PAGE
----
Beyond the tragedy, the history, the raging guitars and the killer songs, ultimately, Lynyrd Skynyrd is about an indomitable will. About survival of spirit; unbowed, uniquely American, stubbornly resolute.
With their first set of new studio material since 2003s Vicious Cycle, legendary rock band Lynyrd Skynyrd returns with God & Guns, due out September 29 on Loud & Proud/Roadrunner Records. Recorded in Nashville in 2008-2009, the project was interruptedbut, tellingly, not endedby the deaths of founding member/keyboardist Billy Powell and longtime bassist Ean Evans earlier this year.
Driven by core members Gary Rossington (guitar), Johnny Van Zant (vocals) and Rickey Medlocke (guitar), along with longtime drummer Michael Cartellone, Lynyrd Skynyrd have recorded an album ("under duress, as usual," according to Van Zant) that very much lives up to the legacy begun some 35 years ago in Jacksonville, Florida, and halted for a decade by the 1977 plane crash that killed three band members, including Ronnie Van Zant and Steve Gaines. Since then, the band tragically lost Allen Collins, Leon Wilkeson and Huey Thomasson, yet they rock on.
With the passing of Powell and Evans, "a lot of people probably expected us to say enough is enough," admits Medlocke. But that would not be the way of this Rock & Roll Hall of Fame powerhouse. With a catalog of over 60 albums and sales beyond 30 million, Lynyrd Skynyrd remains a cultural icon that appeals to all generations, and God & Guns is a fitting addition to the canon. The Skynyrd Nation awaits.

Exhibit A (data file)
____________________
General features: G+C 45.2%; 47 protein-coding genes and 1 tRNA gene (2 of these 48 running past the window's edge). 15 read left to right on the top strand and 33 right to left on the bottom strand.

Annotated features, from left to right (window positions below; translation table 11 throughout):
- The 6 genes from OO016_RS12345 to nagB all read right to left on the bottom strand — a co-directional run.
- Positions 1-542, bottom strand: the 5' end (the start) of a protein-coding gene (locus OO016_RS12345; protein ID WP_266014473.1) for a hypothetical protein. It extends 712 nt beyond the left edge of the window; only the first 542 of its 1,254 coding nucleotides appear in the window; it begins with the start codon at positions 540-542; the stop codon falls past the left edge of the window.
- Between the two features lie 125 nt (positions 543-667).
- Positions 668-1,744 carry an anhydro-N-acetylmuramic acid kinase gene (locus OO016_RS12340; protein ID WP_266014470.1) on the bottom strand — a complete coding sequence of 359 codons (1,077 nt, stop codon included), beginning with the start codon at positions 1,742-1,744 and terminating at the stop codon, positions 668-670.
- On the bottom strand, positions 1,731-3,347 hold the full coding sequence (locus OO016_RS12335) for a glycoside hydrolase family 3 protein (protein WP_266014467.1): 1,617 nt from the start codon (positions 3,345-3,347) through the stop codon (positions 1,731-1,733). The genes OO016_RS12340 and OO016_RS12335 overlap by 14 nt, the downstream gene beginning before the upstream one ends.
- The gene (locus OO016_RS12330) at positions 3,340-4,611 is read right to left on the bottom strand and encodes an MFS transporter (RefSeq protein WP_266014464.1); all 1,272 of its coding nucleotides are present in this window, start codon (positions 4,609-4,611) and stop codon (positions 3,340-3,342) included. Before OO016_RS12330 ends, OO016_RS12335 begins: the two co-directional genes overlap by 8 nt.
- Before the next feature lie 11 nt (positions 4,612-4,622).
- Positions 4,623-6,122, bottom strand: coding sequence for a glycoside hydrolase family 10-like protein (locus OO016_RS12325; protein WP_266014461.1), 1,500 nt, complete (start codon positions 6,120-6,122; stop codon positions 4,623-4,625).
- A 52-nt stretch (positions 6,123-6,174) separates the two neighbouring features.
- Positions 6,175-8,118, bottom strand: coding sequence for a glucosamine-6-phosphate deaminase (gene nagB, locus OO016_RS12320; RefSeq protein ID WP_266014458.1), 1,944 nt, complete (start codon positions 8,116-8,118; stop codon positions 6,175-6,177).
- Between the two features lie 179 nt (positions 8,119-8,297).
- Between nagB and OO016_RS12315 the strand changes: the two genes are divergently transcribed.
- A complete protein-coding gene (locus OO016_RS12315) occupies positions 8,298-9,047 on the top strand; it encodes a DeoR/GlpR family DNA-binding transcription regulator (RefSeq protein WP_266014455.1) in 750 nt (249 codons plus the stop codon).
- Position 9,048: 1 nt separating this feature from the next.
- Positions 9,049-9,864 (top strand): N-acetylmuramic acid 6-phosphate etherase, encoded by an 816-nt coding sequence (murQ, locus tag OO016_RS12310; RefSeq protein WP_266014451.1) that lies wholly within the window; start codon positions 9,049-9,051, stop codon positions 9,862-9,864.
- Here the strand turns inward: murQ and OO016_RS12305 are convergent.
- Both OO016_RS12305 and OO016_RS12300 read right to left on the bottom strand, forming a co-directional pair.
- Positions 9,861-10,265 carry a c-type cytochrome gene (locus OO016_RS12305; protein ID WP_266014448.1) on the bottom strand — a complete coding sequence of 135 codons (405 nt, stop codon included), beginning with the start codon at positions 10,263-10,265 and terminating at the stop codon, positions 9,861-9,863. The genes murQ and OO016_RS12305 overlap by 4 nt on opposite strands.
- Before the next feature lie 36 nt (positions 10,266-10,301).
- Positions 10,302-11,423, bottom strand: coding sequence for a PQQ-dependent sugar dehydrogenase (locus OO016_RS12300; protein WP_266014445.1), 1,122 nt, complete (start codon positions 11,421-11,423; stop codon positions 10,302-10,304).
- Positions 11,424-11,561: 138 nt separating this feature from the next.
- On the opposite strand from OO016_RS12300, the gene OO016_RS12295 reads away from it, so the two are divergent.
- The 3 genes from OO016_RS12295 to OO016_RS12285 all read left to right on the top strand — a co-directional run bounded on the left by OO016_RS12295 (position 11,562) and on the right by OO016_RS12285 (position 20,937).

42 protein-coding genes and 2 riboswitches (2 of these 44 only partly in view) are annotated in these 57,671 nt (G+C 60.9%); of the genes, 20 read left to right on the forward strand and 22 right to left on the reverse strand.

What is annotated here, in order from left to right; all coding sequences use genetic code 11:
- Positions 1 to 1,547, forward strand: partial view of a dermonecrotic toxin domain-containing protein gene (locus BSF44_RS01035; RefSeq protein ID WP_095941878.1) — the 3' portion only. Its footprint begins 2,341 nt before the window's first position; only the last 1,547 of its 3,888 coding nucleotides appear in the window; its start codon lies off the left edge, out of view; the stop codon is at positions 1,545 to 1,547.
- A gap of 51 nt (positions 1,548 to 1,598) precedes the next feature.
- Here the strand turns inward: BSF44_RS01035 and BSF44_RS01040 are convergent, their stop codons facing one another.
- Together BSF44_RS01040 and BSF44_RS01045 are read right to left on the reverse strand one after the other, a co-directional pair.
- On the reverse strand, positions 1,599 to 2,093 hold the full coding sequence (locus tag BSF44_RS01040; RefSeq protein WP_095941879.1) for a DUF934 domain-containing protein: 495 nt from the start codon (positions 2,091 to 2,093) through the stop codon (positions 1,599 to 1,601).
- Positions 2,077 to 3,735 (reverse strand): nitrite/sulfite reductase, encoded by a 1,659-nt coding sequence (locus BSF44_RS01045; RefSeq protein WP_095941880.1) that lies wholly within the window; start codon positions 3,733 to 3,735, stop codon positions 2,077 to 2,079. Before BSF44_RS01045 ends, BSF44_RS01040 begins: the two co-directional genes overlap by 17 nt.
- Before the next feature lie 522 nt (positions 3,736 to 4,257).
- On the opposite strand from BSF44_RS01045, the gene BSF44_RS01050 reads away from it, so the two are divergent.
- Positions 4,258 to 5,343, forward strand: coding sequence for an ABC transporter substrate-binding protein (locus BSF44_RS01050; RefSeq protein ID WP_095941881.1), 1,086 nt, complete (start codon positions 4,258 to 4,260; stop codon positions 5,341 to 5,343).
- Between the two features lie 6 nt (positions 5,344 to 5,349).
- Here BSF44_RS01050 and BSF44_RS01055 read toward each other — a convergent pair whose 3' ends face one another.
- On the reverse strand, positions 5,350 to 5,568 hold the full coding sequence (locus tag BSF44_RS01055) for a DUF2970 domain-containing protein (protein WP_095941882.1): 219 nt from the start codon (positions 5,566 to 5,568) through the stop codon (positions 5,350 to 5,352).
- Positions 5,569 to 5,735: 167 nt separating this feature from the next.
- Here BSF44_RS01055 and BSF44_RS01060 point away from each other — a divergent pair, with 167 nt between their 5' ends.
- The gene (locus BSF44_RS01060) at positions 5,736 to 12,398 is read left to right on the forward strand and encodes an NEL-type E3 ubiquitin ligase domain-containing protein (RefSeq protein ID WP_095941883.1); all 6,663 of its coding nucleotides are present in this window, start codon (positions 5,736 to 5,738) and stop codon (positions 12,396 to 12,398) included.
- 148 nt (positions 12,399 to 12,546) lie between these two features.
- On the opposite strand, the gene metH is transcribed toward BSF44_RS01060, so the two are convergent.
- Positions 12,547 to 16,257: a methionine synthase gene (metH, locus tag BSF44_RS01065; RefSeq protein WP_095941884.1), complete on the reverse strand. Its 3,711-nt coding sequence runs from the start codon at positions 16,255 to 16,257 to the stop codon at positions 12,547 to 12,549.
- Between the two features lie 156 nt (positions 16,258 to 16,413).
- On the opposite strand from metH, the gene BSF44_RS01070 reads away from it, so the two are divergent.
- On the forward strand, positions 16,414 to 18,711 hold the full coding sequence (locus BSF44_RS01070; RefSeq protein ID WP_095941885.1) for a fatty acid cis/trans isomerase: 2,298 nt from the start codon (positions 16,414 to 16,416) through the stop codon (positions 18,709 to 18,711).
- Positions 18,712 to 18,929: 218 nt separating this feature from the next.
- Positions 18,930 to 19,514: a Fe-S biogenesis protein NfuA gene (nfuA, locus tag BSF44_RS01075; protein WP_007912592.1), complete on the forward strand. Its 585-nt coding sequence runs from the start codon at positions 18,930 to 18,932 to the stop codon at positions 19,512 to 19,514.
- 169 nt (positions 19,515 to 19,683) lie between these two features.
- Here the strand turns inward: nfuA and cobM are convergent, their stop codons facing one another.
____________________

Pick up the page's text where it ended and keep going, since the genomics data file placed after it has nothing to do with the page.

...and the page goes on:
"We wanted to show the people that not only are we doing the old material, keeping the music going, but we still have some new tricks up our sleeves, too," says founding guitarist Gary Rossington.
Returning to the studio after the death of Powell, whose keyboards can be heard on more than half the songs on God & Guns, was "very difficult, I aint gonna lie to you," says Van Zant. "But we got through it, as Lynyrd Skynyrd seems to always do. Musics a great healer. These songs needed to be out there, this record needed to be made. Gary, Rickey and myself just said lets go for it, lets get this thing done."
Unfortunately, coping with loss is familiar to this band. "We just kind of fell back in," says Rossington. "Weve been doing this a long time, so you just kind of do what you do. As you get older, you get a little more used to it. You know its coming, and its coming to you, too. I just thank God for every day and all the time I had with the guys that arent with us anymore."